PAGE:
The Department of Biomedicine

BBB seminar: Frédéric Saudou

Huntington's disease: from axonal transport to neurotrophin signaling and energy homeostasis

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Frédéric Saudou
Grenoble Institute of Neurosciences, University Grenoble Alpes and INSERM Research Center U1216, Grenoble and Grenoble University Hospital CHUGA, France

Huntington’s disease is caused by the abnormal polyglutamine (polyQ) expansion in the N-terminal part of huntingtin (HTT), a large protein of 350kDa. Over the past years, we have proposed that HTT acts as a scaffold for the molecular motors and through this function, regulates the efficiency and directionality of vesicular transport along microtubules in neurons. This function is conserved in Drosophila. In particular, HTT controls the microtubule-based fast axonal transport (FAT) of neurotrophic factors such as BDNF. HTT function in transport is modulated by direct phosphorylation/dephosphorylation via specific signaling pathways. Importantly, polyQ expansion in HTT alters this function, leading to a decrease in neurotrophic support and death of striatal neurons. The defect in transport might not be restricted to axons but could also involve defects in the retrograde transport of TrkB, the BDNF receptor, in striatal dendrites.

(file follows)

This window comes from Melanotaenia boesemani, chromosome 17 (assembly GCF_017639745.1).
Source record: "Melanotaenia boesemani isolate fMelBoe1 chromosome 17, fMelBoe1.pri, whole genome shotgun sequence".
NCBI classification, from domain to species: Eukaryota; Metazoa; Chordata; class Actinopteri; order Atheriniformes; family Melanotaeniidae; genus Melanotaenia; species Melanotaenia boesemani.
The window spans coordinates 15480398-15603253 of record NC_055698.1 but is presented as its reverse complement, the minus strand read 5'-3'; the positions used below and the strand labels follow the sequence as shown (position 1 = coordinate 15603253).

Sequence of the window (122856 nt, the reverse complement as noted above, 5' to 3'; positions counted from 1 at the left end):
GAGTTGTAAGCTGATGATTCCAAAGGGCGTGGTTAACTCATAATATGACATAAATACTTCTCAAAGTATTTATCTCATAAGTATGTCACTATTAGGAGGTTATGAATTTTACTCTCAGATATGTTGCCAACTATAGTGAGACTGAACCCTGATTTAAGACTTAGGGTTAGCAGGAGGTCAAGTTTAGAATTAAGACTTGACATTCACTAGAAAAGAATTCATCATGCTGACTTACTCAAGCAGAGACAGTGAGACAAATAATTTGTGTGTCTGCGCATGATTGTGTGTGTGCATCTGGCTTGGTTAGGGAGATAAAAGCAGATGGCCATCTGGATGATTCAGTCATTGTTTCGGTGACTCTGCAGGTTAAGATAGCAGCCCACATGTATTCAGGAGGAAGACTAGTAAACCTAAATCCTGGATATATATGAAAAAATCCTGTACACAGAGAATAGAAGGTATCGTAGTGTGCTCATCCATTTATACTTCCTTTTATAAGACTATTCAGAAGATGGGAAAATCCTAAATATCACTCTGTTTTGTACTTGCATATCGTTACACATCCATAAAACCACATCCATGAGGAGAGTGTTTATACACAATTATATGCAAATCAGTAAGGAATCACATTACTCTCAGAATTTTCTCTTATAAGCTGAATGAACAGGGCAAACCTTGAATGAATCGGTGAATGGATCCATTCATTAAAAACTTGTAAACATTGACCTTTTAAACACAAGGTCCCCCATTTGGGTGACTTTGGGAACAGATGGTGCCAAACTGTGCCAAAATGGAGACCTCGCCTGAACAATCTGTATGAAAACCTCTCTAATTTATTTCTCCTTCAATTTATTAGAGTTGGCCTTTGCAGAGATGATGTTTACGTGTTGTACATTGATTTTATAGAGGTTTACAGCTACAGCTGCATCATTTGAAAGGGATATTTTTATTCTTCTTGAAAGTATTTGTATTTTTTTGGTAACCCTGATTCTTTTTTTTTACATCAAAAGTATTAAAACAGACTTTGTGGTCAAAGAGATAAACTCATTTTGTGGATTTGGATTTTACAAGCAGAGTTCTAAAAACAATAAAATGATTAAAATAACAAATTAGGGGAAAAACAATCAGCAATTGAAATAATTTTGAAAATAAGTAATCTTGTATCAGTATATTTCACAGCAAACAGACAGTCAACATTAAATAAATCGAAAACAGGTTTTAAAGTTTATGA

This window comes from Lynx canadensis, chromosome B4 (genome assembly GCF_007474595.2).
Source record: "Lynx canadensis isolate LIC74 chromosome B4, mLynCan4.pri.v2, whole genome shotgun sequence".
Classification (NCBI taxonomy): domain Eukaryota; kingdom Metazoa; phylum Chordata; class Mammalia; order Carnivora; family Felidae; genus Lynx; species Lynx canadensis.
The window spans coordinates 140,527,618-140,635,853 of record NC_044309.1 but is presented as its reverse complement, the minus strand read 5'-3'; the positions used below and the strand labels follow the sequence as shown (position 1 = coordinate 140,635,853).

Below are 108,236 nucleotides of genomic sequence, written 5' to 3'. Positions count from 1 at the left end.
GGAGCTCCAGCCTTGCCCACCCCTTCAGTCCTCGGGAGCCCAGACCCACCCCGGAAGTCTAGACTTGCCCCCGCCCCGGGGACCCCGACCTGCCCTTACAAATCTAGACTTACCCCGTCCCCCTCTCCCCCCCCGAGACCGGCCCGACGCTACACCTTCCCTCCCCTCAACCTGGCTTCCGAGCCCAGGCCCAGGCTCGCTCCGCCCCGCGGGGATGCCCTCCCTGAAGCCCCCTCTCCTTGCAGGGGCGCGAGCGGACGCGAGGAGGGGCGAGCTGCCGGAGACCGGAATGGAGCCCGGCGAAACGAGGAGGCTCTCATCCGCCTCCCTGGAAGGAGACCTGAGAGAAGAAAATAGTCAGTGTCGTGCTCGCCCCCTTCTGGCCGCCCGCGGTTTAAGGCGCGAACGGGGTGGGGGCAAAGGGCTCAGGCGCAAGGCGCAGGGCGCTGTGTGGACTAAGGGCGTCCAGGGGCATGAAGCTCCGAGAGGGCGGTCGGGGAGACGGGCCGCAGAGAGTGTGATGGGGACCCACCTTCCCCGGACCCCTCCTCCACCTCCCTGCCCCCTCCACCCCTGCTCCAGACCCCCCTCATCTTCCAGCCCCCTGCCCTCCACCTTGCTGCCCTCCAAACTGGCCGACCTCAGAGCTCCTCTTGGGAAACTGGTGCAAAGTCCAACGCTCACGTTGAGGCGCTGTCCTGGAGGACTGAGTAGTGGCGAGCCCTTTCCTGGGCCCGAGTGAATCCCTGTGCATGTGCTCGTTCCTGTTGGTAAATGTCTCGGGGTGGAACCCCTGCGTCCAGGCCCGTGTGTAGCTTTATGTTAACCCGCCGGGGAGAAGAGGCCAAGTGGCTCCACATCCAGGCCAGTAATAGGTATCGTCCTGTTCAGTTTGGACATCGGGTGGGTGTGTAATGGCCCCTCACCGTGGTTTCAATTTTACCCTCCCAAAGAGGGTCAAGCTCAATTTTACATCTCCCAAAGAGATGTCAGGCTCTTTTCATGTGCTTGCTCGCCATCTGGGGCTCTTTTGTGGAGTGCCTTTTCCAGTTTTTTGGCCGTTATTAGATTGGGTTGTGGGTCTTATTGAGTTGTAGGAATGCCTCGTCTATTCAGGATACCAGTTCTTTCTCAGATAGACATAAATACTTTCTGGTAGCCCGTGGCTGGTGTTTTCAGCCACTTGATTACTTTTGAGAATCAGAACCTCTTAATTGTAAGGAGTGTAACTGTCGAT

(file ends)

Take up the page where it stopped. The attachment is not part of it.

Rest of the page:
In addition to the role of HTT in scaffolding the molecular motors both in cortical and striatal neurons, we found that HTT scaffolds GAPDH on vesicles and that vesicular GAPDH is necessary to propel vesicles in GAPDH deficient neurons. Here we will extend these findings and discuss how HTT by specifically localizing the glycolytic machinery on vesicles may supply constant energy for the transport of vesicles over long distances in axons.

We will also discuss how this machinery is altered in a disease situation using new approaches that allow the study of defective networks in vitro through the development of microfluidic systems compatible with high-resolution videomicroscopy and the use of biosensors to reconstitute and identify each component of the corticostriatal network.

Chairperson: Clive Bramham, Department of Biomedicine